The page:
In addition to a quick processing of these cases, Seraphus recommended that EUSS applicants who require EEA Regulations relevant documents should be entitled to apply for these up to 30 June 2021 based on a relationship that existed by 31 December 2020. This would be consistent with the intentions of the Withdrawal Agreement to ensure that family relationships in existence by 31 December 2020 are protected. By comparison, this approach is no different from requiring EUSS applicants to be resident in the UK before the end of the transition period and then having an additional six months to make the EUSS applications evidencing their eligibility.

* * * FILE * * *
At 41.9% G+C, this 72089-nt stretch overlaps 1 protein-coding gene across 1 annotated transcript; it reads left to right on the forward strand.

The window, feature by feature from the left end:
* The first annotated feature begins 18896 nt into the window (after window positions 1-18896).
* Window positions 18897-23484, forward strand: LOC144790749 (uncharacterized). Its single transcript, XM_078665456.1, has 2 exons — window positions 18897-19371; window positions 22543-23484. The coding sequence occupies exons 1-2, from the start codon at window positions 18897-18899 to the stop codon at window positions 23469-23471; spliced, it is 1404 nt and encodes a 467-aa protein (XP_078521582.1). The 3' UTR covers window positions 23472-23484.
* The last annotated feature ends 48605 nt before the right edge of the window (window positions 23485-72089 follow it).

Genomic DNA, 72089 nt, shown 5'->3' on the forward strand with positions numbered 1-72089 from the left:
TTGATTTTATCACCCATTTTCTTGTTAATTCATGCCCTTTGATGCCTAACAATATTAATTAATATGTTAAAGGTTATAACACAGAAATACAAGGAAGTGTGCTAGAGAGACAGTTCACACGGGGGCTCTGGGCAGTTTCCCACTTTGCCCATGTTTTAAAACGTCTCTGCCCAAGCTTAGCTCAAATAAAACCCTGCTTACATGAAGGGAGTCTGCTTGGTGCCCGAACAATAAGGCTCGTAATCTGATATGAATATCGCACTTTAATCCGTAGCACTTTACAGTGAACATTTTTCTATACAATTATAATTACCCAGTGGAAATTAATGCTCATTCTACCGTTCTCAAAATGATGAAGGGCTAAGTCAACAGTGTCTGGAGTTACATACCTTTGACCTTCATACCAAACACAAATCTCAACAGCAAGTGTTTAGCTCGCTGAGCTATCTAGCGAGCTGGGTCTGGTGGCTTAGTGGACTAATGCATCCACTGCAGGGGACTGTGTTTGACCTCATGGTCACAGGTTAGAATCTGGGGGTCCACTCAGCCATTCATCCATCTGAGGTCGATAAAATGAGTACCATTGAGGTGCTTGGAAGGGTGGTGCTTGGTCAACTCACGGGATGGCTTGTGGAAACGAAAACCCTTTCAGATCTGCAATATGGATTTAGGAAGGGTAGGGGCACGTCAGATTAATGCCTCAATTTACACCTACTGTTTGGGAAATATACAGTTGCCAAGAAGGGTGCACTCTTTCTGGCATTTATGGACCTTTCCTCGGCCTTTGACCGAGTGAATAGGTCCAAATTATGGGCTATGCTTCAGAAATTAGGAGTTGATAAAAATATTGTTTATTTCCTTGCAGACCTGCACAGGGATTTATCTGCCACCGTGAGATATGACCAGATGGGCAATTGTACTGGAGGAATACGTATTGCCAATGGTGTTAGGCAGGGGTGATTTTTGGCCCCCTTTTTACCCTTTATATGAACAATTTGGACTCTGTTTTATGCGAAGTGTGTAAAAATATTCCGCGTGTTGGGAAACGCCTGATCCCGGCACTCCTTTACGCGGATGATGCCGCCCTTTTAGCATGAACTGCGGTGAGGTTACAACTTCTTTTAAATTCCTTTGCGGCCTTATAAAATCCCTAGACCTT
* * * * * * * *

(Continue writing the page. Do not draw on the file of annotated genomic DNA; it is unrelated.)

When the Scheme was initially rolled out in 2018, there was no process in place to appeal a refused decision, meaning people whose application was refused had no way of challenging this decision. After complaints and campaigns to promote access to justice and a fair trial, the Home Office introduced the right of appeal for the EUSS in January 2020, but only for applications made on or after 31 January 2020. As a consequence, applicants who applied before 31 January 2020 are still unable to appeal their refusals. There does not seem to be any specific logic in denying an appeal right to applicants based on what is essential an arbitrary date for the purpose of the EUSS. Many of the cases refused before the cut-off date were part of the more complex share of applications, and were pending for a significant period of time (6 to 12 months), prior to refusal. Due to the lack of appeal routes, these individuals are forced to re-apply under the Scheme and again, wait for months before finding out the results.